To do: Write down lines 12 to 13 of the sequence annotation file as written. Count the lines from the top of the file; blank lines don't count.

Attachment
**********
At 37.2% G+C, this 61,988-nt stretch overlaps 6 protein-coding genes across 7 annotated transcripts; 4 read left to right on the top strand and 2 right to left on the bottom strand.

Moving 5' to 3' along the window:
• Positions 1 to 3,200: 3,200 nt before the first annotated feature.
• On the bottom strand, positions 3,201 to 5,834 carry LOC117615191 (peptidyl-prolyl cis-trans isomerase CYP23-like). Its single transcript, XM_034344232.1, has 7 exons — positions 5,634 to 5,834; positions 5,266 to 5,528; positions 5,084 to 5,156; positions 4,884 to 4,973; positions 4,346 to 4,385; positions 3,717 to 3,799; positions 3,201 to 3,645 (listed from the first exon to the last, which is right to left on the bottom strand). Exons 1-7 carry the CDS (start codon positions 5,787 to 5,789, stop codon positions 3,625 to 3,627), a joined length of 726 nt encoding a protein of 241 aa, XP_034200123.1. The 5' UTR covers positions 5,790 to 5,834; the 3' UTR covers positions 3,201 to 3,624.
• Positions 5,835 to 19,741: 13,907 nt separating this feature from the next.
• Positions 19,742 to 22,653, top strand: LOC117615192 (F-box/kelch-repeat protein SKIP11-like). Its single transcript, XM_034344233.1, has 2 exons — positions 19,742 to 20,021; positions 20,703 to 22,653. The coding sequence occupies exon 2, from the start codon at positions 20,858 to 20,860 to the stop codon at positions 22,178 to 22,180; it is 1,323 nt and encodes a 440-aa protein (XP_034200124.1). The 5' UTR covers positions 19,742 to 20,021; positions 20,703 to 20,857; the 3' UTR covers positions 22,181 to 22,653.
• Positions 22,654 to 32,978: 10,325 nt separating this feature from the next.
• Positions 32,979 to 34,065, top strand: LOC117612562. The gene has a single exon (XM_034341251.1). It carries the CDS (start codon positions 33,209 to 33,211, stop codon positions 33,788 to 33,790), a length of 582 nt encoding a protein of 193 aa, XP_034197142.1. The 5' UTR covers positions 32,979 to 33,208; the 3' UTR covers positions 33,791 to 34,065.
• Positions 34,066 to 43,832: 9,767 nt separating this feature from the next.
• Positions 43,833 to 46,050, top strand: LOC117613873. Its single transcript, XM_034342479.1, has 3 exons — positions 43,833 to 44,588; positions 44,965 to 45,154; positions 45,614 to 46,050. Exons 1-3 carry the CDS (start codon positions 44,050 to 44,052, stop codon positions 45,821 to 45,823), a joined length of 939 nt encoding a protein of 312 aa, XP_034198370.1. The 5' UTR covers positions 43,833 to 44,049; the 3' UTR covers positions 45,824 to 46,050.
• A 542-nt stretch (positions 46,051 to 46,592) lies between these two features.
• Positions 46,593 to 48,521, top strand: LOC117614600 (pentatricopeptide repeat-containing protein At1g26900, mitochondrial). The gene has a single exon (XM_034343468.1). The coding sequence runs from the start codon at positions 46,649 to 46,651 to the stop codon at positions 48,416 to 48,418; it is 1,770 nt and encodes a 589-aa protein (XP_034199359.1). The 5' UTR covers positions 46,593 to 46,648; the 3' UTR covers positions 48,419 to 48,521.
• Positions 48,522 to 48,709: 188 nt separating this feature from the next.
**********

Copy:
• Positions 46,593 to 48,521, top strand: LOC117614600 (pentatricopeptide repeat-containing protein At1g26900, mitochondrial). The gene has a single exon (XM_034343468.1). The coding sequence runs from the start codon at positions 46,649 to 46,651 to the stop codon at positions 48,416 to 48,418; it is 1,770 nt and encodes a 589-aa protein (XP_034199359.1). The 5' UTR covers positions 46,593 to 46,648; the 3' UTR covers positions 48,419 to 48,521.
• Positions 48,522 to 48,709: 188 nt separating this feature from the next.